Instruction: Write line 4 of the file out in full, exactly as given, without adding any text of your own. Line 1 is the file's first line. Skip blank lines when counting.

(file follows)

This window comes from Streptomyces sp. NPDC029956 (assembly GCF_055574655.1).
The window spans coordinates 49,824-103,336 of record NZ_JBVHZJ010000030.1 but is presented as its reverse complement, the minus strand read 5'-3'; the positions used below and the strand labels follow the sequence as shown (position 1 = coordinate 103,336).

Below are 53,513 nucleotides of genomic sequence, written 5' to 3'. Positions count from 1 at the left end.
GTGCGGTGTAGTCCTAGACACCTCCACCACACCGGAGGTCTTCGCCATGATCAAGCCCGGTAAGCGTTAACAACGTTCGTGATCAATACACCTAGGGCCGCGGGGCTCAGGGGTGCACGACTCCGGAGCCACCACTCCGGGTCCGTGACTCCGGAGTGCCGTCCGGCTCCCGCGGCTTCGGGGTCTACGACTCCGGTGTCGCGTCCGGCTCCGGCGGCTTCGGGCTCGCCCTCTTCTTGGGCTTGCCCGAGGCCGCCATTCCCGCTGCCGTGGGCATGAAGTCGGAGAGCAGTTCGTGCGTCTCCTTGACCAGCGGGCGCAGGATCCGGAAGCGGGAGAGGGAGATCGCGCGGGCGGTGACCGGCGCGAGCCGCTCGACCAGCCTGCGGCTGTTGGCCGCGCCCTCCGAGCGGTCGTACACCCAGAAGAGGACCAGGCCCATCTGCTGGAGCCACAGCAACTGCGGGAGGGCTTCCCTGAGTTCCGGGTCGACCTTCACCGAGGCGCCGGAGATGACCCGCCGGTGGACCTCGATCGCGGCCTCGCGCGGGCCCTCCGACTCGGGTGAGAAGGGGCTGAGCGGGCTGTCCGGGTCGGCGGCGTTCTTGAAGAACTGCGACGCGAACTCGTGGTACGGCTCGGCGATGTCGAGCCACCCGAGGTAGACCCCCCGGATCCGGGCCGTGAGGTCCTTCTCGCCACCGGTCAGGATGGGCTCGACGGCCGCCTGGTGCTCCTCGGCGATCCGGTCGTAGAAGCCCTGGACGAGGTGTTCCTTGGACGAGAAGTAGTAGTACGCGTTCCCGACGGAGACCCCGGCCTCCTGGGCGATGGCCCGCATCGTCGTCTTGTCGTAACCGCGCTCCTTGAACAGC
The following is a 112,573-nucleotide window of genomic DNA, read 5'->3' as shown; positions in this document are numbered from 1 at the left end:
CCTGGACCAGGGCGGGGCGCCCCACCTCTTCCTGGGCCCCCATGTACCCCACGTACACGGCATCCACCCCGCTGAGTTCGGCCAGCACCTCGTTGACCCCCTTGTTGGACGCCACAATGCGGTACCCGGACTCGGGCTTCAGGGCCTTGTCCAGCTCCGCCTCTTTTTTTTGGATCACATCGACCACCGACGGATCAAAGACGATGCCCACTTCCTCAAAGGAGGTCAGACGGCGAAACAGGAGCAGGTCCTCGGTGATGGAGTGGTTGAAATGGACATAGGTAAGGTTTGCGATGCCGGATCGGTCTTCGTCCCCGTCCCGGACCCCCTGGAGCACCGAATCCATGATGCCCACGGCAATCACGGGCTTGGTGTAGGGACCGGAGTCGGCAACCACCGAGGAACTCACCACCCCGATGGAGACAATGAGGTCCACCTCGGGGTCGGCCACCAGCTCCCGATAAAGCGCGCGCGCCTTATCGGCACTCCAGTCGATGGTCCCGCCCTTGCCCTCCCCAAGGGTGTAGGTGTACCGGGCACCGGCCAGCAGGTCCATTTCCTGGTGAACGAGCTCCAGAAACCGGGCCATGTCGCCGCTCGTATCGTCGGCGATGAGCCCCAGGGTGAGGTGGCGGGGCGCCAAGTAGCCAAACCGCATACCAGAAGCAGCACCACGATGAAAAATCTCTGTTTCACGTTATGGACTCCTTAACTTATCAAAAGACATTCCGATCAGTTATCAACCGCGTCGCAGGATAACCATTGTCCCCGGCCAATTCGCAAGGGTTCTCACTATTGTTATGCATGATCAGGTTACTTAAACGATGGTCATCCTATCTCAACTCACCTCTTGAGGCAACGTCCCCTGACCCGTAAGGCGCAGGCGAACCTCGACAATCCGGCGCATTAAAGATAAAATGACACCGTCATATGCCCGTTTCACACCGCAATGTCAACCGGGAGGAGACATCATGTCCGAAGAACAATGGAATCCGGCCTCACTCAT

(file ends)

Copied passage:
GTGCGGTGTAGTCCTAGACACCTCCACCACACCGGAGGTCTTCGCCATGATCAAGCCCGGTAAGCGTTAACAACGTTCGTGATCAATACACCTAGGGCCGCGGGGCTCAGGGGTGCACGACTCCGGAGCCACCACTCCGGGTCCGTGACTCCGGAGTGCCGTCCGGCTCCCGCGGCTTCGGGGTCTACGACTCCGGTGTCGCGTCCGGCTCCGGCGGCTTCGGGCTCGCCCTCTTCTTGGGCTTGCCCGAGGCCGCCATTCCCGCTGCCGTGGGCATGAAGTCGGAGAGCAGTTCGTGCGTCTCCTTGACCAGCGGGCGCAGGATCCGGAAGCGGGAGAGGGAGATCGCGCGGGCGGTGACCGGCGCGAGCCGCTCGACCAGCCTGCGGCTGTTGGCCGCGCCCTCCGAGCGGTCGTACACCCAGAAGAGGACCAGGCCCATCTGCTGGAGCCACAGCAACTGCGGGAGGGCTTCCCTGAGTTCCGGGTCGACCTTCACCGAGGCGCCGGAGATGACCCGCCGGTGGACCTCGATCGCGGCCTCGCGCGGGCCCTCCGACTCGGGTGAGAAGGGGCTGAGCGGGCTGTCCGGGTCGGCGGCGTTCTTGAAGAACTGCGACGCGAACTCGTGGTACGGCTCGGCGATGTCGAGCCACCCGAGGTAGACCCCCCGGATCCGGGCCGTGAGGTCCTTCTCGCCACCGGTCAGGATGGGCTCGACGGCCGCCTGGTGCTCCTCGGCGATCCGGTCGTAGAAGCCCTGGACGAGGTGTTCCTTGGACGAGAAGTAGTAGTACGCGTTCCCGACGGAGACCCCGGCCTCCTGGGCGATGGCCCGCATCGTCGTCTTGTCGTAACCGCGCTCCTTGAACAGC